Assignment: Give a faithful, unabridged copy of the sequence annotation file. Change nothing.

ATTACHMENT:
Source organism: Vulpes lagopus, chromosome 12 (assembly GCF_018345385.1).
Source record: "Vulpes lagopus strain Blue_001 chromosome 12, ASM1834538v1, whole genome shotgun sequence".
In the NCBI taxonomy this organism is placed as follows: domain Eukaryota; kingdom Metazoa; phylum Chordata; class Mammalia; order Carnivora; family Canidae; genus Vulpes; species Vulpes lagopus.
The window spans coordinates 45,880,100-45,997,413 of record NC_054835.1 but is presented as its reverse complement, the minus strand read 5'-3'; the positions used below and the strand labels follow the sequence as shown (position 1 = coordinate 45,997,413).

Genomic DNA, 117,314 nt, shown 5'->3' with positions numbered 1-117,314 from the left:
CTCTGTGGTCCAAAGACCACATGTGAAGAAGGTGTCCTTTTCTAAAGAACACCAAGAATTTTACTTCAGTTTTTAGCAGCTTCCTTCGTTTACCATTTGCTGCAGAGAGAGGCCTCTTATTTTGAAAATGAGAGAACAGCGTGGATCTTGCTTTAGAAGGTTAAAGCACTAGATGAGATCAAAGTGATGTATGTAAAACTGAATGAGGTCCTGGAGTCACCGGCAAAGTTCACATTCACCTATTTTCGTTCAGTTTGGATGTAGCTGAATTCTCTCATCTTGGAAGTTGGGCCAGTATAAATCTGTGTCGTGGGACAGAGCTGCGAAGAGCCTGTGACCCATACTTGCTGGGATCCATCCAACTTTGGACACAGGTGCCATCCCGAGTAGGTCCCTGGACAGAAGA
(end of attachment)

Source organism: Vulpes lagopus, chromosome 12 (assembly GCF_018345385.1).
Source record: "Vulpes lagopus strain Blue_001 chromosome 12, ASM1834538v1, whole genome shotgun sequence".
In the NCBI taxonomy this organism is placed as follows: domain Eukaryota; kingdom Metazoa; phylum Chordata; class Mammalia; order Carnivora; family Canidae; genus Vulpes; species Vulpes lagopus.
The window spans coordinates 45,880,100-45,997,413 of record NC_054835.1 but is presented as its reverse complement, the minus strand read 5'-3'; the positions used below and the strand labels follow the sequence as shown (position 1 = coordinate 45,997,413).

Genomic DNA, 117,314 nt, shown 5'->3' with positions numbered 1-117,314 from the left:
CTCTGTGGTCCAAAGACCACATGTGAAGAAGGTGTCCTTTTCTAAAGAACACCAAGAATTTTACTTCAGTTTTTAGCAGCTTCCTTCGTTTACCATTTGCTGCAGAGAGAGGCCTCTTATTTTGAAAATGAGAGAACAGCGTGGATCTTGCTTTAGAAGGTTAAAGCACTAGATGAGATCAAAGTGATGTATGTAAAACTGAATGAGGTCCTGGAGTCACCGGCAAAGTTCACATTCACCTATTTTCGTTCAGTTTGGATGTAGCTGAATTCTCTCATCTTGGAAGTTGGGCCAGTATAAATCTGTGTCGTGGGACAGAGCTGCGAAGAGCCTGTGACCCATACTTGCTGGGATCCATCCAACTTTGGACACAGGTGCCATCCCGAGTAGGTCCCTGGACAGAAGA